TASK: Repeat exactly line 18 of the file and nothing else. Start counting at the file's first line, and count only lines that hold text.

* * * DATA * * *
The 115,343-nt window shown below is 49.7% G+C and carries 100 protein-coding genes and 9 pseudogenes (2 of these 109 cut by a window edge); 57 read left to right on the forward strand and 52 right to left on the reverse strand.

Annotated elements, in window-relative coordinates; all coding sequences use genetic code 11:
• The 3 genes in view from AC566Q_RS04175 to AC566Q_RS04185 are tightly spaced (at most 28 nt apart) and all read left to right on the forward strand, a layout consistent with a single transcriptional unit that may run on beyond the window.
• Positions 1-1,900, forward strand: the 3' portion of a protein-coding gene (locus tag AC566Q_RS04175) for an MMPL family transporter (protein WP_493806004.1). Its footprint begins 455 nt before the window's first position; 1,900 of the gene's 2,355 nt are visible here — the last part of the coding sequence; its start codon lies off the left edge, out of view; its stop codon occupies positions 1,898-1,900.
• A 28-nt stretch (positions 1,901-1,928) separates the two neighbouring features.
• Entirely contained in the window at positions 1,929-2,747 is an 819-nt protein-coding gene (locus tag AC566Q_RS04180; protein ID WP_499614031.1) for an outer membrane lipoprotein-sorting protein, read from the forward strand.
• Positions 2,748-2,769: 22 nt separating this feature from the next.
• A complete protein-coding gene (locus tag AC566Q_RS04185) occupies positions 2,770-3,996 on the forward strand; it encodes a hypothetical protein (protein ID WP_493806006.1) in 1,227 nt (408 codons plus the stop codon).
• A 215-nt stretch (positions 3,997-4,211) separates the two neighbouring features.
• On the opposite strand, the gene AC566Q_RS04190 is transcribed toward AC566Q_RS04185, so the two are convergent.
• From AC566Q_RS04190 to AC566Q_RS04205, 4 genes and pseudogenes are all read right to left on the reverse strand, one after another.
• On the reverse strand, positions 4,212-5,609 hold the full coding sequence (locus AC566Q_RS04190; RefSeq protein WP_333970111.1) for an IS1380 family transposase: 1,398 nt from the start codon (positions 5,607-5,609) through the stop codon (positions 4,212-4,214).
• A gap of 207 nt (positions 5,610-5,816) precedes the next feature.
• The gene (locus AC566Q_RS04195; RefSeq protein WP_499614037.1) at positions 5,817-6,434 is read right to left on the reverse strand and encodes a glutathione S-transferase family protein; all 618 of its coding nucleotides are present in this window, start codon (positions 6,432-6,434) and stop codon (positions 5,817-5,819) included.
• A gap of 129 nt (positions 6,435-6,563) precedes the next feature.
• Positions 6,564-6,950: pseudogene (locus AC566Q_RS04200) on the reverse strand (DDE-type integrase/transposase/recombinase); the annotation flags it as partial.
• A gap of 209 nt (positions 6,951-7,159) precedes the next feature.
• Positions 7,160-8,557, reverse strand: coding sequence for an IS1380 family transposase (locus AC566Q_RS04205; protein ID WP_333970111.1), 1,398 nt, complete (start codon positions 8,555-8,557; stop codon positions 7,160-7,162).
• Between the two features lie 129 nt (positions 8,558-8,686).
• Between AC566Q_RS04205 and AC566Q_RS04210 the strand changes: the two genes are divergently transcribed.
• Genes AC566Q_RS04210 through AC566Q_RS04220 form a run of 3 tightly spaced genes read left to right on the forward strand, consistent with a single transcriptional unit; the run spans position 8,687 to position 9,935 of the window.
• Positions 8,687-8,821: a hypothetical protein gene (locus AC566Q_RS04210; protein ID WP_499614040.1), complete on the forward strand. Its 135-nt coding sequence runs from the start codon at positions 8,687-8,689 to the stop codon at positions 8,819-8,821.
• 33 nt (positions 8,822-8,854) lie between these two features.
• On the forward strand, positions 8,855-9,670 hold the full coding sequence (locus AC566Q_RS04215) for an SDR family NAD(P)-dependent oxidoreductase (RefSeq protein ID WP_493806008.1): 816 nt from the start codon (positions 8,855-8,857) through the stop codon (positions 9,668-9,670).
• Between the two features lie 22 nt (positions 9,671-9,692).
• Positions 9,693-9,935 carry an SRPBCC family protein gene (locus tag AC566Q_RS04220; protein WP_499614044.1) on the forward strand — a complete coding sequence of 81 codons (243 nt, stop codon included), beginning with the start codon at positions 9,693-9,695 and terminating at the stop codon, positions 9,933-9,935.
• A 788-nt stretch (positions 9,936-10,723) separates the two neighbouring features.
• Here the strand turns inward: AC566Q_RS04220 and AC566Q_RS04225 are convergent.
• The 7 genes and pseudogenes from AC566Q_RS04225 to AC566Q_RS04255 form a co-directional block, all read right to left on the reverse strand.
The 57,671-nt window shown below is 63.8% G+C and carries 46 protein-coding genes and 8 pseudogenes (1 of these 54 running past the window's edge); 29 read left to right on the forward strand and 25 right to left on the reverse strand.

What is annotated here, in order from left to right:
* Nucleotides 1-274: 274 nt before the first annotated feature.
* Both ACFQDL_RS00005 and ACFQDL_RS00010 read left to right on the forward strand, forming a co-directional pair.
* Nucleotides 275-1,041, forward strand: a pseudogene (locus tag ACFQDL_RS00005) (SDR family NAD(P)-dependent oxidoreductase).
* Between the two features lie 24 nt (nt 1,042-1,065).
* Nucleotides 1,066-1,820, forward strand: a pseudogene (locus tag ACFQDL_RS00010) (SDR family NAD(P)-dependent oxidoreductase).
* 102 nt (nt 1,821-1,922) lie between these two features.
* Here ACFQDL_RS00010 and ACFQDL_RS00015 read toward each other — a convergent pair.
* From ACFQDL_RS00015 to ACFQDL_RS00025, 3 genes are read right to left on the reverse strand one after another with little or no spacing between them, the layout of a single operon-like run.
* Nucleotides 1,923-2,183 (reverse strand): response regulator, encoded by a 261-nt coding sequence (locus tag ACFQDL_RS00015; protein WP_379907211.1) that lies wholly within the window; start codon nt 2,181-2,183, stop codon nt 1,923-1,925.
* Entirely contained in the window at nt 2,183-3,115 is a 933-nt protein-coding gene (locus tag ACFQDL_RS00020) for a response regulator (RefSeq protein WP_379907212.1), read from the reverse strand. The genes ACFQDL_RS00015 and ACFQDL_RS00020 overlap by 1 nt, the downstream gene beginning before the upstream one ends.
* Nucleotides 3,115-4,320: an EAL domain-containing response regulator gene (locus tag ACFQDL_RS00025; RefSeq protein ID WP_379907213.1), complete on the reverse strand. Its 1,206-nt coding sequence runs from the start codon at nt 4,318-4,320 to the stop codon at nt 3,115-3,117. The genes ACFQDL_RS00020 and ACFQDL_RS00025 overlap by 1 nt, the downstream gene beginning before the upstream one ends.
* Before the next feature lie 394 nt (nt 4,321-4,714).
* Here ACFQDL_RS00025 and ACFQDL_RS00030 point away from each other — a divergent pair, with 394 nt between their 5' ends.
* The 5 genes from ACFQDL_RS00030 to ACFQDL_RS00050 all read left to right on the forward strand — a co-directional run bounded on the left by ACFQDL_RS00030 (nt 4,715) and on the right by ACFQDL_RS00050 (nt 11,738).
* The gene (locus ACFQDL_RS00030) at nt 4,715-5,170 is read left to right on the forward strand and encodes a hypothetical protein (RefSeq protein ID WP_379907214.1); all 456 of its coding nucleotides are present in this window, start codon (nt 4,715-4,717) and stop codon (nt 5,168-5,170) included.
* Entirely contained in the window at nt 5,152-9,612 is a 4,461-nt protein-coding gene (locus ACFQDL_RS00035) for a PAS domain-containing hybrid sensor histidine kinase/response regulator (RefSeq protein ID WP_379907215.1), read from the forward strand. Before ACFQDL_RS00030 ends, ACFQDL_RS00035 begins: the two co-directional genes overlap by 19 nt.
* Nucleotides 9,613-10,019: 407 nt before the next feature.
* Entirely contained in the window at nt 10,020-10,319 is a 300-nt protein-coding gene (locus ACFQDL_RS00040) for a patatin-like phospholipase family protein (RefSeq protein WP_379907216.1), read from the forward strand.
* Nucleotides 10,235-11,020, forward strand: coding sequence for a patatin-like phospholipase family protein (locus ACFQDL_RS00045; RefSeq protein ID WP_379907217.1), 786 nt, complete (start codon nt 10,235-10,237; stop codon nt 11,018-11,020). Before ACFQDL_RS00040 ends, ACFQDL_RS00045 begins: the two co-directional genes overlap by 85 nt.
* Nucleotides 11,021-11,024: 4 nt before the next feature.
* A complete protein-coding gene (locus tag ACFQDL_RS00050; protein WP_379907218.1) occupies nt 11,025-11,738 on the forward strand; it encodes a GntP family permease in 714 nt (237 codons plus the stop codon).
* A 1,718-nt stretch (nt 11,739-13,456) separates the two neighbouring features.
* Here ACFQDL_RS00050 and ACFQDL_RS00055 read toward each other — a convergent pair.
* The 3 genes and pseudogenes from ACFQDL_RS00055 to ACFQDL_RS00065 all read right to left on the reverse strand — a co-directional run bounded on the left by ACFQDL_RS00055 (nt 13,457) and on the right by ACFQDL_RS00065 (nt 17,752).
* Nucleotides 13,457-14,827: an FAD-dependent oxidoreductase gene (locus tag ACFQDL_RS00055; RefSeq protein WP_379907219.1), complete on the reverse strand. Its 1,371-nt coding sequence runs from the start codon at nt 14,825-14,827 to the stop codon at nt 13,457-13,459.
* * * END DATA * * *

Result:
• Positions 7,160-8,557, reverse strand: coding sequence for an IS1380 family transposase (locus AC566Q_RS04205; protein ID WP_333970111.1), 1,398 nt, complete (start codon positions 8,555-8,557; stop codon positions 7,160-7,162).